Some people are aware that they are headed into bankruptcy, yet, they may not really care. For them, bankruptcy is a way out. For the most part, however, professionals recommended that you choose any other alternative to getting out of debt (see "The Big Comeback," January 1992).

However, bankruptcy can't always be avoided. Before filing, one should understand what the process is all about. Bankruptcy is actually a body of federal law, and once a person or company is in bankruptcy, it's under the court's jurisdiction.

The system itself is designed to give the debtor breathing room. Once a person files for bankruptcy, creditors are prevented from taking any collection against the debtor.

There are two principal types of bankruptcy, Chapter 7 and Chapter 11. Succinctly put, Chapter 7 is a straight liquidation where the debtor shuts down operations and liquidates assets to pay off creditors. Chapter 11, on the other hand, is a reorganization, in the hope that the company can reshuffle itself and eventually emerge again as a surviving company--usually as a much smaller entity and often with a different form of ownership.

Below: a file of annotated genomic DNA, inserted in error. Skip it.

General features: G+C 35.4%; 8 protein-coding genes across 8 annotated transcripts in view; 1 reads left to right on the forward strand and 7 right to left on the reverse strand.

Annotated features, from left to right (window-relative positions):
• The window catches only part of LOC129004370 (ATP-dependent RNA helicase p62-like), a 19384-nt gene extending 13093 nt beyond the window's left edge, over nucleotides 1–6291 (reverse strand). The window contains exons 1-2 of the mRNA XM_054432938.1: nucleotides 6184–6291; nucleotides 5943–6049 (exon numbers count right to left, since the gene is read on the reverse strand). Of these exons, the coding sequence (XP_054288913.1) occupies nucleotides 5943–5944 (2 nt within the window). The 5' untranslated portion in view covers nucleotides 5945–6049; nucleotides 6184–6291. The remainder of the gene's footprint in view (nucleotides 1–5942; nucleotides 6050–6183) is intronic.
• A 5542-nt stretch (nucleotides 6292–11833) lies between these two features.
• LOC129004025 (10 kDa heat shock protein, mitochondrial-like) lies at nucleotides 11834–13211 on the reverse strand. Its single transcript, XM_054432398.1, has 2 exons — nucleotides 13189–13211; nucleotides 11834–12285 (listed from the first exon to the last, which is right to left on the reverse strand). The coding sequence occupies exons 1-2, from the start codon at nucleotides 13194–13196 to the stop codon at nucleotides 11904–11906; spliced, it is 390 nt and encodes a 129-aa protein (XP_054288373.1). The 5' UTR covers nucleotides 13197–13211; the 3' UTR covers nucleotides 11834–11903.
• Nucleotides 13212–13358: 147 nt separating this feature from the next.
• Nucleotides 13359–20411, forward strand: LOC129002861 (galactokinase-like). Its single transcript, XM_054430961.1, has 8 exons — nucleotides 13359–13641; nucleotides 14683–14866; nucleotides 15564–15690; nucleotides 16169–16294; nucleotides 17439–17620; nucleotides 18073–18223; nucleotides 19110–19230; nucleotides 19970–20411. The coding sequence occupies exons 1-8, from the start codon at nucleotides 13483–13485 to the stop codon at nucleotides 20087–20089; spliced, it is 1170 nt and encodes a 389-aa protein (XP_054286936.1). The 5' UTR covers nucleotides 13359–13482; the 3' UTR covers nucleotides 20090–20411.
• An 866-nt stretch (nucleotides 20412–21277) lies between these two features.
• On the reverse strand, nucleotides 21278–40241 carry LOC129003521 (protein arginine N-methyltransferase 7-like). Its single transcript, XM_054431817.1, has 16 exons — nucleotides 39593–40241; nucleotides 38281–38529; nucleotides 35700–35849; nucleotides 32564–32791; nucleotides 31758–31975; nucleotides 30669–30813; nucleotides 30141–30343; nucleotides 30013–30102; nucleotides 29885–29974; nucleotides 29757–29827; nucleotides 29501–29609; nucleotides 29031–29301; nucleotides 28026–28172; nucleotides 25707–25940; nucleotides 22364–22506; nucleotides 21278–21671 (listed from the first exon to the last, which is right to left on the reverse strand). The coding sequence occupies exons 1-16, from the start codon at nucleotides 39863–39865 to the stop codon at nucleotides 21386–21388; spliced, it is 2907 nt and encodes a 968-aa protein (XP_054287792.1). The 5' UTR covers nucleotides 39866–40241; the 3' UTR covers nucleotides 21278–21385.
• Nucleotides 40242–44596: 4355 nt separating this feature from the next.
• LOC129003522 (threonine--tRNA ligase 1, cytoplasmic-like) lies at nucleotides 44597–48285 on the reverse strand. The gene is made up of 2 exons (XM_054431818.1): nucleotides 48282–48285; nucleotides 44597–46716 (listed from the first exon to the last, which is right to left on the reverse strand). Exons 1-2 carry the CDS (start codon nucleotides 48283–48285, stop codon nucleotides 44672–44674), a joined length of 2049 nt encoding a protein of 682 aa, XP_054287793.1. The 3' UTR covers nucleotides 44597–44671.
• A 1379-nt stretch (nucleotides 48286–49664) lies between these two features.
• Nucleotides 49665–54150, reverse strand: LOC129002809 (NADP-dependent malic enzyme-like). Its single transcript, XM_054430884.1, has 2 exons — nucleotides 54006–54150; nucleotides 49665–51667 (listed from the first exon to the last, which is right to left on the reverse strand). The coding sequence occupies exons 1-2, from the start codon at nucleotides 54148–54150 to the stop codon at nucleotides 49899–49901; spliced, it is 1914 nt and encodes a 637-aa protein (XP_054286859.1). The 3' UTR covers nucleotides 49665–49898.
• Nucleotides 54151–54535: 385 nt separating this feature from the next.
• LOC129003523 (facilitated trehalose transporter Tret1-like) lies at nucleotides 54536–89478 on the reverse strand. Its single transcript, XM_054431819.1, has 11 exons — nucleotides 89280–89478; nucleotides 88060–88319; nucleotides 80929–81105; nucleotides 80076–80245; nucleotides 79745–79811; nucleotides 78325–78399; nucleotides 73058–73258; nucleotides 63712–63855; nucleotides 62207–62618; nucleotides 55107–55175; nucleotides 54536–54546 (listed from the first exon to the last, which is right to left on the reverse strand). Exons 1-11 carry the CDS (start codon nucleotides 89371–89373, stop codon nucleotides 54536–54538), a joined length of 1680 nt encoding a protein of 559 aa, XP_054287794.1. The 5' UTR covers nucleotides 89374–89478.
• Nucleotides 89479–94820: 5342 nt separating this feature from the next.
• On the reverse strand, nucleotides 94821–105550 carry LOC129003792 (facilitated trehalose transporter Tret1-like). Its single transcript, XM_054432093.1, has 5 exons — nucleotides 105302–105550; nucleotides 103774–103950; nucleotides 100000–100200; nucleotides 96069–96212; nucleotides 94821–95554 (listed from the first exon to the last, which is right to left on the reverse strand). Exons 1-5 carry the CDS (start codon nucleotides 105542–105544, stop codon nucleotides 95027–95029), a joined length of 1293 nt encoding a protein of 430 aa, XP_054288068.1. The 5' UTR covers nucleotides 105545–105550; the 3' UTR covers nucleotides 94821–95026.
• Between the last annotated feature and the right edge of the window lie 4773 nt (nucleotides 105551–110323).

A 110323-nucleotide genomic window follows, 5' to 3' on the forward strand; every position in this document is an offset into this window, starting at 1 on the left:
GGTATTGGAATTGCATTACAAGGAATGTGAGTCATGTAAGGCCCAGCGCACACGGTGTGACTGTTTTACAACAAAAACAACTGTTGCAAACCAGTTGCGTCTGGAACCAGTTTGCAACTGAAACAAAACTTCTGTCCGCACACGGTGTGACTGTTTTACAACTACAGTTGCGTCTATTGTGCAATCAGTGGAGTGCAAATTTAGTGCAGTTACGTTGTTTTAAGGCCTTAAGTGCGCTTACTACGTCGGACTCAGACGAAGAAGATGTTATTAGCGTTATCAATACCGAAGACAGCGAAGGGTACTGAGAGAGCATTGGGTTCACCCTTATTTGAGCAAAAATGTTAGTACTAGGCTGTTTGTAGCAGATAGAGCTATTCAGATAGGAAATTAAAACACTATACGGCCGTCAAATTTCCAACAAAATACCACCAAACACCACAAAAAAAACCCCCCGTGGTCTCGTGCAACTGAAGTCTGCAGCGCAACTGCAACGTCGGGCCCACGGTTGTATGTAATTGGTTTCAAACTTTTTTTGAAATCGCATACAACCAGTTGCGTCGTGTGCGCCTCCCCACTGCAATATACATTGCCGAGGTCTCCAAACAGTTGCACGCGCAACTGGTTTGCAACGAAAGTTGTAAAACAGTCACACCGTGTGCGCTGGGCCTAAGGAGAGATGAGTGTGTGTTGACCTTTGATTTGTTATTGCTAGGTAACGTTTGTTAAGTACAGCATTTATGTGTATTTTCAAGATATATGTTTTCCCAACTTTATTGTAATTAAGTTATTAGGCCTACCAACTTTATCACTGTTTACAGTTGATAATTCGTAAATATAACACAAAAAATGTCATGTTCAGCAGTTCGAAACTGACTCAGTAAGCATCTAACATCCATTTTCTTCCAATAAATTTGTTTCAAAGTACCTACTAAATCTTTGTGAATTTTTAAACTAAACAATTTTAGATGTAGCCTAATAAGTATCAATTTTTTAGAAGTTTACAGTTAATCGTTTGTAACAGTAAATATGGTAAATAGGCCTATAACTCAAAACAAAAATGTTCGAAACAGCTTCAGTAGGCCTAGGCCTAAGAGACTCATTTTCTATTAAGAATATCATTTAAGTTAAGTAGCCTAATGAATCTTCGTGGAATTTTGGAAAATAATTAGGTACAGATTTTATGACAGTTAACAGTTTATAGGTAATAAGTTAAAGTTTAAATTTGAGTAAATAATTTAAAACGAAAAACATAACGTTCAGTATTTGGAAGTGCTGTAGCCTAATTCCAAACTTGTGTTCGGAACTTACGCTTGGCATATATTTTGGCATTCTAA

Which option should a troubled business owner choose? Most often, the circumstances of the business dictates that decision. "The best candidate to emerge from a bankruptcy is one that has a good core business, but the problem is that it is overleveraged--or has borrowed too much," says Thomas J. Salerno, a bankruptcy expert with the Phoenix law firm, Streich Lang, P.A.

"If you have a business that has sufficient revenues to cover operational expenses and a little left over to cover debt, that is a business that can [survive] bankruptcy." But if you have a business that can't meet operational expenses even after you have trimmed all that fat, then that is a candidate for liquidation, says Salerno.

But even if a business meets Salerno's requisites for a Chapter 11 filing, it won't be an easy road to walk. Only 17% of all businesses that file bankruptcy ever recoup.